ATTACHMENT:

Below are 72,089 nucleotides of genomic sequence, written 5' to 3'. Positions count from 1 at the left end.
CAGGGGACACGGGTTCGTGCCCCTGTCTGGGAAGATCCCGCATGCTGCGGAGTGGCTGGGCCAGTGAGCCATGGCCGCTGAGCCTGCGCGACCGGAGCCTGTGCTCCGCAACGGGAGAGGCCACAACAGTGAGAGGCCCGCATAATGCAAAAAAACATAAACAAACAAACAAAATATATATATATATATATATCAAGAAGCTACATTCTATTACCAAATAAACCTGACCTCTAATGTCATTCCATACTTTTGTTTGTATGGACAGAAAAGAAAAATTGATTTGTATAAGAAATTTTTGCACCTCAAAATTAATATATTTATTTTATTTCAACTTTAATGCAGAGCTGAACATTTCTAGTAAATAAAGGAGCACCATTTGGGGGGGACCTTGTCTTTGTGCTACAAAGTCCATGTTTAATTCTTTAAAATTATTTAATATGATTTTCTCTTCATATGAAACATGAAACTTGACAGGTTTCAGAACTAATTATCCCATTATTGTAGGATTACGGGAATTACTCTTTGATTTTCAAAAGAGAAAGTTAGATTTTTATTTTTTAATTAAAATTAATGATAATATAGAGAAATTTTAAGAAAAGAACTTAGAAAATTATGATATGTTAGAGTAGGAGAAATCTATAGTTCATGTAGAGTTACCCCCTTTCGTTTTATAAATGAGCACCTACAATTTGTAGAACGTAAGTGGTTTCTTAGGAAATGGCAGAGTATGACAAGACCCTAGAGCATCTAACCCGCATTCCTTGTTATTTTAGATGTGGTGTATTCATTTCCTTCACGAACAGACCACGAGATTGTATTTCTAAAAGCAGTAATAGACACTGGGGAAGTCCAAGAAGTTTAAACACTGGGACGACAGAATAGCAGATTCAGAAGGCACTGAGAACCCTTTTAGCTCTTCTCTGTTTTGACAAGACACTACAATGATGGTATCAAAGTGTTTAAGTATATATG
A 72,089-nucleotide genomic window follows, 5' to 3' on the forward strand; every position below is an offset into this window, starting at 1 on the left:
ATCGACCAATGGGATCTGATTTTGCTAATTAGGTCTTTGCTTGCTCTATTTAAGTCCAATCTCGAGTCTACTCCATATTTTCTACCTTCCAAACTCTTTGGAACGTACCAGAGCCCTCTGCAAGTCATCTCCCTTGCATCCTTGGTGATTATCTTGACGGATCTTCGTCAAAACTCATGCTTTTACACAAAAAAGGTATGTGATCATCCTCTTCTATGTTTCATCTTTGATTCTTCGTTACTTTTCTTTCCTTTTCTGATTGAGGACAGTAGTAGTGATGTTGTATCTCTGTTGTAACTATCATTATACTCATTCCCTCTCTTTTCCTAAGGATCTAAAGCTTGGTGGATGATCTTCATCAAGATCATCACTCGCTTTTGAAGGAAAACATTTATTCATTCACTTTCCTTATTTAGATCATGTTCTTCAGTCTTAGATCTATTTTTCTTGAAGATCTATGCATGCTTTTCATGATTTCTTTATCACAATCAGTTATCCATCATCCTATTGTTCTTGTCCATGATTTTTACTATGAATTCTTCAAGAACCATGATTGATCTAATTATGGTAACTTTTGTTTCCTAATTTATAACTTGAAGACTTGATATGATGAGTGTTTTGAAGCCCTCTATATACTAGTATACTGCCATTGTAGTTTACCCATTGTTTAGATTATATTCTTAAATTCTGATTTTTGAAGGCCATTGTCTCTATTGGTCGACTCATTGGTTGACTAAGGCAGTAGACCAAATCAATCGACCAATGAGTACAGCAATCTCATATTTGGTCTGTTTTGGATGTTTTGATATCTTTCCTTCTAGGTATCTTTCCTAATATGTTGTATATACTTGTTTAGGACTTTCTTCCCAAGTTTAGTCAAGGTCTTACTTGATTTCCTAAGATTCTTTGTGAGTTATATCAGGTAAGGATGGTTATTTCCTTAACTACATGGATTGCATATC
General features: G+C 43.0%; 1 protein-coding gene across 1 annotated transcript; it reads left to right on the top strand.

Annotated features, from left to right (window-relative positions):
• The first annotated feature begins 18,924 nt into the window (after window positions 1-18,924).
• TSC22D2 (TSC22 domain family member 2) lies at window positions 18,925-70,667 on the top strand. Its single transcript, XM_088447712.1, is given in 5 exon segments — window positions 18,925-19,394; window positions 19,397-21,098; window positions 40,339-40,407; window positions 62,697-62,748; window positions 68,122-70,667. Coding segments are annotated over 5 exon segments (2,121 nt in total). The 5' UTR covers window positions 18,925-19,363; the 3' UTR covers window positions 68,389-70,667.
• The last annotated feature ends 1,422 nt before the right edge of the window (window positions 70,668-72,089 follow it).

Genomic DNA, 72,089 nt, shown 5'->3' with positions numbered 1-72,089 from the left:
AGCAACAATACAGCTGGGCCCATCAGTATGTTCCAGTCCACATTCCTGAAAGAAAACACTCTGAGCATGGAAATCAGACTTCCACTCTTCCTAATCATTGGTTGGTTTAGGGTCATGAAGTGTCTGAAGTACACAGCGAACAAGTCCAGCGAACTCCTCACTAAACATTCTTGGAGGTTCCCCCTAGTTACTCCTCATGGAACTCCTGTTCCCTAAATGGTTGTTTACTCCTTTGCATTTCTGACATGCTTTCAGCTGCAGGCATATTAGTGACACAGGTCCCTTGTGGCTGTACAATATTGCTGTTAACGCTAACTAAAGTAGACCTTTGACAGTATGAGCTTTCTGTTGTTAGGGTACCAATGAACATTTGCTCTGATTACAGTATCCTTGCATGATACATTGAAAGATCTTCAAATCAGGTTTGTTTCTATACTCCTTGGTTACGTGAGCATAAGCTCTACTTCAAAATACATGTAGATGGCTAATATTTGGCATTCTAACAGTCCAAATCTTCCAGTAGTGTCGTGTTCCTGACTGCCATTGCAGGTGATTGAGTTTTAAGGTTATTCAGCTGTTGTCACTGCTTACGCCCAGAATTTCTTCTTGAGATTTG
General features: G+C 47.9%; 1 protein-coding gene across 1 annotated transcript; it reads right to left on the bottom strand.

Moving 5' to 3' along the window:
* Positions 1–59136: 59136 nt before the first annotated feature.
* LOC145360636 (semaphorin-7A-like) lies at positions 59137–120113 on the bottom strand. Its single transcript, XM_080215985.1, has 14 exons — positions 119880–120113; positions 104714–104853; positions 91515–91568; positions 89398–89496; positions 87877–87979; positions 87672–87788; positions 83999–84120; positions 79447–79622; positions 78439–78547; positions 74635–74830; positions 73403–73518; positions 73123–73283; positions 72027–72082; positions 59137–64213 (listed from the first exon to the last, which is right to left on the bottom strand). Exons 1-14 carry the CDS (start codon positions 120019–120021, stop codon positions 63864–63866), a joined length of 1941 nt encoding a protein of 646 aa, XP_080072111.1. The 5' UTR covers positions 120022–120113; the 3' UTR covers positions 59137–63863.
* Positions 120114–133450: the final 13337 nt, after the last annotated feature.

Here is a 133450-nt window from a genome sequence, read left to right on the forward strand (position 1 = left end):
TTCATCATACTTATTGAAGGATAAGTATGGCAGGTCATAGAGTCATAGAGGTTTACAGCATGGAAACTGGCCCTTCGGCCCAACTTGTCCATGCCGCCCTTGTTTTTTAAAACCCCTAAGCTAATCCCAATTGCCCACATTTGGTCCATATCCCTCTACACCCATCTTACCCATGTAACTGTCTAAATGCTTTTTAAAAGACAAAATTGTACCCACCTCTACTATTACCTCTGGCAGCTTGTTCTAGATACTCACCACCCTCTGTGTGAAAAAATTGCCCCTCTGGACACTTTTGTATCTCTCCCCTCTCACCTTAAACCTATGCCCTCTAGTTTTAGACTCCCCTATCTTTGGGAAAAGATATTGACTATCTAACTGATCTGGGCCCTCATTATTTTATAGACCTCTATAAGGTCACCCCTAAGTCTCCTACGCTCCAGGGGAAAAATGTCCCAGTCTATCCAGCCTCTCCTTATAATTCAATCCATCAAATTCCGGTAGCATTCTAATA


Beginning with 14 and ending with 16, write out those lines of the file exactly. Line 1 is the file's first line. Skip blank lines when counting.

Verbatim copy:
* Positions 1–59136: 59136 nt before the first annotated feature.
* LOC145360636 (semaphorin-7A-like) lies at positions 59137–120113 on the bottom strand. Its single transcript, XM_080215985.1, has 14 exons — positions 119880–120113; positions 104714–104853; positions 91515–91568; positions 89398–89496; positions 87877–87979; positions 87672–87788; positions 83999–84120; positions 79447–79622; positions 78439–78547; positions 74635–74830; positions 73403–73518; positions 73123–73283; positions 72027–72082; positions 59137–64213 (listed from the first exon to the last, which is right to left on the bottom strand). Exons 1-14 carry the CDS (start codon positions 120019–120021, stop codon positions 63864–63866), a joined length of 1941 nt encoding a protein of 646 aa, XP_080072111.1. The 5' UTR covers positions 120022–120113; the 3' UTR covers positions 59137–63863.
* Positions 120114–133450: the final 13337 nt, after the last annotated feature.